28 September 2006
Better Understanding Should Help Prevent Unnecessary Suicides, Secretary-General Says in World Mental Health Day Message
NEW YORK, 27 September (UN Headquarters) -- Following is the text of United Nations Secretary-General Kofi Annan's message on World Mental Health Day, to be observed on 10 October:
We are all deeply concerned -- and rightly so -- about deaths resulting from wars, homicide, terrorism and other forms of violence. Yet, deaths due to suicide, and the factors that can lead to it, do not receive nearly enough attention. There are about one million self-inflicted deaths each year. If we add to that the many attempted suicides, we can see the real scale of this public health problem and human tragedy -- one which affects tens of millions of people.
The heartening news is that we now have a better understanding of suicidal behaviours. This should help us to prevent many unnecessary deaths, protect people at risk and to support bereaved families.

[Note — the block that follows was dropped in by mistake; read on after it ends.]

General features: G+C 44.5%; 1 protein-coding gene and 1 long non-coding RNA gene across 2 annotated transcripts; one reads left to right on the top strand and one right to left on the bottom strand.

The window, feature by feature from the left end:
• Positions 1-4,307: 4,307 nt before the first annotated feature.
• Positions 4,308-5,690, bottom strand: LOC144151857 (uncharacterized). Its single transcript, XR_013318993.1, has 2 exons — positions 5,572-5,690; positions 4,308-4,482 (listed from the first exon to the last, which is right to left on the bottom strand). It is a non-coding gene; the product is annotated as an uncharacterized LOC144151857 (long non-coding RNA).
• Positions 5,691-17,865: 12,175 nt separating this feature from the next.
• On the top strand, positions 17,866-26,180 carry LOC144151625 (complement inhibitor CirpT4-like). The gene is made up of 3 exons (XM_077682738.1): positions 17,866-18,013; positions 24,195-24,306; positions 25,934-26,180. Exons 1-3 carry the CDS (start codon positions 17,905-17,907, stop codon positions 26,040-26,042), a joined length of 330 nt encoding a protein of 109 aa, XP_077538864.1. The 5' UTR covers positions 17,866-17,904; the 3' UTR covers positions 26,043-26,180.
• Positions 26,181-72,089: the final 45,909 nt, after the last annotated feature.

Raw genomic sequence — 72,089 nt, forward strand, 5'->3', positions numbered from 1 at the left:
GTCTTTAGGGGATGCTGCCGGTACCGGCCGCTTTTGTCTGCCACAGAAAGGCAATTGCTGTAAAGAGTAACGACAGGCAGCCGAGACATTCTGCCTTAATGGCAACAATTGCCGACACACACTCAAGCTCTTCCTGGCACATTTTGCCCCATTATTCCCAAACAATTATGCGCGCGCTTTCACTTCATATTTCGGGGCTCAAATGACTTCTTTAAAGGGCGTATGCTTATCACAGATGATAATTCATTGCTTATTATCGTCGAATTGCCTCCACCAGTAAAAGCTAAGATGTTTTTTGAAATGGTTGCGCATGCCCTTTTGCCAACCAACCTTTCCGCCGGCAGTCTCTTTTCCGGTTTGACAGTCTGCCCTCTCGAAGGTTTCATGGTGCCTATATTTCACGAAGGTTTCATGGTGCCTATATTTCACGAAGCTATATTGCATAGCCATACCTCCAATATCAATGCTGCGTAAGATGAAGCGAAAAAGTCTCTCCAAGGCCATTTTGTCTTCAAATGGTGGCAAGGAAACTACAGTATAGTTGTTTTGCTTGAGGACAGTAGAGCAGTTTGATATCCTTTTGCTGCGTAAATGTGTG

One of the most important risk factors for suicide is the presence of a mental disorder, such as depression or schizophrenia. Another is a previous suicide attempt -- which makes it all the more imperative for those in need to receive prompt and effective help. But, although there are efficient and affordable ways of dealing with these disorders, not everybody in need has access to treatment. A lack of trained personnel and medication is compounded by ignorance about mental disorders and suicidal behaviours, and the stigma attached to them.
Left untreated, mental illness can be fatal. One of the best ways of reducing the disastrous impact of suicide is to tackle, in a community environment, the mental disorders that are linked so closely to it. On this World Mental Health Day, let us vow to act on that understanding. Let us give suicide the attention it needs.
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